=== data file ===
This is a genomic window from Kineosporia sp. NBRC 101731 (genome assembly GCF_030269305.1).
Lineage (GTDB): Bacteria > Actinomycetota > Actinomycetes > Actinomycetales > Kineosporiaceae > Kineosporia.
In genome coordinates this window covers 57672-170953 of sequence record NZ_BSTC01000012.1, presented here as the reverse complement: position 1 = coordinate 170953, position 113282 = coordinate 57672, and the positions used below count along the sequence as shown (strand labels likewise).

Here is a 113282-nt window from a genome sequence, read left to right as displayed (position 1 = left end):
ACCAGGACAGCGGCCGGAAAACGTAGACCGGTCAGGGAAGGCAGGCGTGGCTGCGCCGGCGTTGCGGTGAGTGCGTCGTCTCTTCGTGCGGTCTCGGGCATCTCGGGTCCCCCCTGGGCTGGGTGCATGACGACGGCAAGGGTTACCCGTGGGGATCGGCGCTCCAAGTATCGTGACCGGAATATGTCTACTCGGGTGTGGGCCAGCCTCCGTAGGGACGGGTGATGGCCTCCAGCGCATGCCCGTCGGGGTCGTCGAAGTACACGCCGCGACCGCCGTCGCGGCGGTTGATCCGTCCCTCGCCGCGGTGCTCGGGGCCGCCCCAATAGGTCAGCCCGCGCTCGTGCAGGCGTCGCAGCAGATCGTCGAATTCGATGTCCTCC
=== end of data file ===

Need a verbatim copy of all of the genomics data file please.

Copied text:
This is a genomic window from Kineosporia sp. NBRC 101731 (genome assembly GCF_030269305.1).
Lineage (GTDB): Bacteria > Actinomycetota > Actinomycetes > Actinomycetales > Kineosporiaceae > Kineosporia.
In genome coordinates this window covers 57672-170953 of sequence record NZ_BSTC01000012.1, presented here as the reverse complement: position 1 = coordinate 170953, position 113282 = coordinate 57672, and the positions used below count along the sequence as shown (strand labels likewise).

Here is a 113282-nt window from a genome sequence, read left to right as displayed (position 1 = left end):
ACCAGGACAGCGGCCGGAAAACGTAGACCGGTCAGGGAAGGCAGGCGTGGCTGCGCCGGCGTTGCGGTGAGTGCGTCGTCTCTTCGTGCGGTCTCGGGCATCTCGGGTCCCCCCTGGGCTGGGTGCATGACGACGGCAAGGGTTACCCGTGGGGATCGGCGCTCCAAGTATCGTGACCGGAATATGTCTACTCGGGTGTGGGCCAGCCTCCGTAGGGACGGGTGATGGCCTCCAGCGCATGCCCGTCGGGGTCGTCGAAGTACACGCCGCGACCGCCGTCGCGGCGGTTGATCCGTCCCTCGCCGCGGTGCTCGGGGCCGCCCCAATAGGTCAGCCCGCGCTCGTGCAGGCGTCGCAGCAGATCGTCGAATTCGATGTCCTCC